Meanwhile, you are faced with telling your significant other that you can’t get the kids gifts in order, plan the trip to her mother’s for Christmas, or get the tree up – because you have to go phone twenty or so MPs and explain why they shouldn’t do this?

    Better yet – start calling now. Call your MPs local office. Be prepared to go down and meet them during the holiday season – even Dec 24th. Call their Ottawa office – try to get their legislative assistant, who will be more familiar with actual bills going forward. Find out – don’t wait to be told – who the relevant people are for this portfolio (Industry, and Heritage) from every party. Phone them. Get the list of committee members for those two groups. Phone them.

    Make clear to your representatives that abstention is NOT an option. If you want this blocked, the only vote that matters is a No vote. An abstention only clears the way for a minority government to claim that this is will of Parliament. If it’s your local MP, don’t let them hide behind party policy. Ask them outright whether they are your representative to government and party or the other way around.

    Write two letters to newspapers. Do it NOW. Editors will see the flow, and someone can be assigned to cover the bill because readers are writing in. When someone is covering a bill, that takes time, and they will have to write something about it because that’s where they spent their time. That generates mainstream coverage. If you don’t see your letter in print in a few days, pick a different aspect of the issues and write again. Pick themes that resonate with average Canadians. Be concise and pithy.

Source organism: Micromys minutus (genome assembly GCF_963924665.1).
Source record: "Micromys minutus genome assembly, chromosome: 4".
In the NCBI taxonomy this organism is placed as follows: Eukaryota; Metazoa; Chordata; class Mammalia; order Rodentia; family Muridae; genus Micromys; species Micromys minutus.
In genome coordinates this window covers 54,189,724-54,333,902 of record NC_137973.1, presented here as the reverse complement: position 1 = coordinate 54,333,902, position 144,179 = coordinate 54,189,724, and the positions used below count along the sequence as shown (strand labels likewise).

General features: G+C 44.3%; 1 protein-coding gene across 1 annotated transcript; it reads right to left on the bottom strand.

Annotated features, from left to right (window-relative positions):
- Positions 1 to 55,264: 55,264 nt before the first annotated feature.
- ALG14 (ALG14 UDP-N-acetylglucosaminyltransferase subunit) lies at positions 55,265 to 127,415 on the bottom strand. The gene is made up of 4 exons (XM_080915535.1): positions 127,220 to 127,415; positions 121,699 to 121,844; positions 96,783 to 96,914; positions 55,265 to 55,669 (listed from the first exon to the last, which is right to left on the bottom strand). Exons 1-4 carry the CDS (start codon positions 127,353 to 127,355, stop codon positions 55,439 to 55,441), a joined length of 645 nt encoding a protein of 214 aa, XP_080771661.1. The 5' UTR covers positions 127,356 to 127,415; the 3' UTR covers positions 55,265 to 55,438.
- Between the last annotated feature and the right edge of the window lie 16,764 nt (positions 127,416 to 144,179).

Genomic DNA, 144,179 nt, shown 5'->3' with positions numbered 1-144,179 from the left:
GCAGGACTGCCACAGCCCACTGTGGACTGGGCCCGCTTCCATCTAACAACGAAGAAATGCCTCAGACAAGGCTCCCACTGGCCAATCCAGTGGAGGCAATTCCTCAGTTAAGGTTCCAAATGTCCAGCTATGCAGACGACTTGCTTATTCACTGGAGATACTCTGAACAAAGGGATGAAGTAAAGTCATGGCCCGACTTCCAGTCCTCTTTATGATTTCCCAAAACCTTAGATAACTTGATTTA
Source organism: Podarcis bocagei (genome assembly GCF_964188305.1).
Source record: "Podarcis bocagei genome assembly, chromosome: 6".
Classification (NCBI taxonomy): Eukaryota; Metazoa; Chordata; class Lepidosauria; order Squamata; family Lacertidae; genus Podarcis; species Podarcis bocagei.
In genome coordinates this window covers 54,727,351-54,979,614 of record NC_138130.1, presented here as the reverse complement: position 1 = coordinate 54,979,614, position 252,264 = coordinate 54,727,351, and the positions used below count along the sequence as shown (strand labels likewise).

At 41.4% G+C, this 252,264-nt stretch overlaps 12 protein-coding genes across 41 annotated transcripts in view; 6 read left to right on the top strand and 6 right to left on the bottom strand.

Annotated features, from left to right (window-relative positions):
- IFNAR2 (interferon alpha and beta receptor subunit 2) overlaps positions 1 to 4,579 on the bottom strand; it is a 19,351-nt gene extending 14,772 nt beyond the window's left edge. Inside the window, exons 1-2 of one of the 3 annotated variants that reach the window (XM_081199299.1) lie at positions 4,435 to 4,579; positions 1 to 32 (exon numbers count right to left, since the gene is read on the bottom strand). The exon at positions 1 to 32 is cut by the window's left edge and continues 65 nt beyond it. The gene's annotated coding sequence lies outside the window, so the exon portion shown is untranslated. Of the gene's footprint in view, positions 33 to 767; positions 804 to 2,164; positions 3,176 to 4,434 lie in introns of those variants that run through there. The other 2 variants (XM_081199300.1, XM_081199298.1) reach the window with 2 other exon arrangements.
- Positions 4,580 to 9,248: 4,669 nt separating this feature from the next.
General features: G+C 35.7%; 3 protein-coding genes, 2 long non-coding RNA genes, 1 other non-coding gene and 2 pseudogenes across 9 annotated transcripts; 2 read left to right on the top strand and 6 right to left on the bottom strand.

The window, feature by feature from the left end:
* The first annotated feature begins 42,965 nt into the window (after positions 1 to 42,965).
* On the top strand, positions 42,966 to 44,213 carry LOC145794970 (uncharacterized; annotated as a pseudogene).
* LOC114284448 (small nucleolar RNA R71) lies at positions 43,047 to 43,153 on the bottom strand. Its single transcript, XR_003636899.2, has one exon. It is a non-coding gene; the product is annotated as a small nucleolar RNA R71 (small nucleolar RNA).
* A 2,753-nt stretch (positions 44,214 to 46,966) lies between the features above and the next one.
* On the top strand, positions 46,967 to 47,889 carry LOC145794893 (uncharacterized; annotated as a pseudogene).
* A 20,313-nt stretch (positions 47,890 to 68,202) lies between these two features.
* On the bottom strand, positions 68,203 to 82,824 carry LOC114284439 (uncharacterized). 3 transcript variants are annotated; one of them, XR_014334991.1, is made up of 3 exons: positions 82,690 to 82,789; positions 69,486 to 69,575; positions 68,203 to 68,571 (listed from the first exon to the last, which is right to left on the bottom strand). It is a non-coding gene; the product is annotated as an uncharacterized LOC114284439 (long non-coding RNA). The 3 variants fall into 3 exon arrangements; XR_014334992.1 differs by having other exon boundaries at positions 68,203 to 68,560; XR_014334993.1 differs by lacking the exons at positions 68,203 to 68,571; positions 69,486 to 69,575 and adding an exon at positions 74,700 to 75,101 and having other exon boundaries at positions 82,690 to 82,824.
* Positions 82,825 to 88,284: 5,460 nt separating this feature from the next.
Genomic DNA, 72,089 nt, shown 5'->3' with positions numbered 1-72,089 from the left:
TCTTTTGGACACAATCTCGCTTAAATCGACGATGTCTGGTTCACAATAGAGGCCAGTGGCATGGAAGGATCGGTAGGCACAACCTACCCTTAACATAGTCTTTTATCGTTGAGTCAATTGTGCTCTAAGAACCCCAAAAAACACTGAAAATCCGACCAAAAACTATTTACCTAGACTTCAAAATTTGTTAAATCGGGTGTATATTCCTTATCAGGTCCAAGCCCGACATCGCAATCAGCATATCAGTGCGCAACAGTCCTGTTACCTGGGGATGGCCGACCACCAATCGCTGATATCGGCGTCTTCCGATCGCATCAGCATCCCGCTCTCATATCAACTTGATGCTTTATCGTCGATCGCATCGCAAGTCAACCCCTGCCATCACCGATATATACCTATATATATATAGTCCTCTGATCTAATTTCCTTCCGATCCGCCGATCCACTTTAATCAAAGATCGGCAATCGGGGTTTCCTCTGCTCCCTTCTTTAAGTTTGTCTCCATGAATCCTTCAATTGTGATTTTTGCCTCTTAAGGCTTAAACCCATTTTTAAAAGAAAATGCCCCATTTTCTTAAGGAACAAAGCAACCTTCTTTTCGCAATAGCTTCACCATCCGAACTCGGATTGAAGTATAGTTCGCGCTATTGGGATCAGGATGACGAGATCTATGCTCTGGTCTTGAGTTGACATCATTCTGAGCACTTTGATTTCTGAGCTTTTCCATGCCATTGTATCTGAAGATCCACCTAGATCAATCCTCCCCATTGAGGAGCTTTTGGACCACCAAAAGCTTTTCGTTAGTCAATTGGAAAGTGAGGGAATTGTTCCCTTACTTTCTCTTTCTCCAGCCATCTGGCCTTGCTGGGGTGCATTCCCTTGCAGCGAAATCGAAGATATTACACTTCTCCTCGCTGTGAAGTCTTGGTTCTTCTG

If blocking this legislation really matters to you, then be prepared to give up some Christmas and holiday time. But be warned – timing of political announcements to get maximum political benefit is an ancient art.

  18. samfrimp says:

    Jim Prentice, the Industry Minister, can be reached at I just fired off an e-mail and cc’d Cory and Michael. While e-mail to politicians ain’t much, if they get enough of it, the tend to take notice. I spent 15 years on Parliament Hill, so I’m very aware of how this all works. Speak up. Make noise.

  19. owen says:

    Some say that postal mail makes a bigger impact than email, and postage is waived on letters to your MP in Canada… but email is much easier to send. Here are a couple of steps you could take to get actual letters into the hands of your parliamentarians, with an ease rivalling that of email:

    (i) Find your MP’s address, perhaps via your own postal code;

    (ii) Use a free postal mail service to send a letter to that MP.

    If you’re at a loss as to what you might write, Online Rights Canada can help you fill in the blanks. For the keen, Canadian copyright law expert Michael Geist offers a whole list of things that you can do.

  20. Powers says:

    I’ve already emailed the Prime Minister, (who is the MP for my district,) but as I’m currently living in Japan, I’d like to know if the Free postal mail offer still applies? Does anyone know?

  21. Galoot says:

    My MP’s about to go “Oh, that guy again.” I just finished sealing the envelope.

Leave a Reply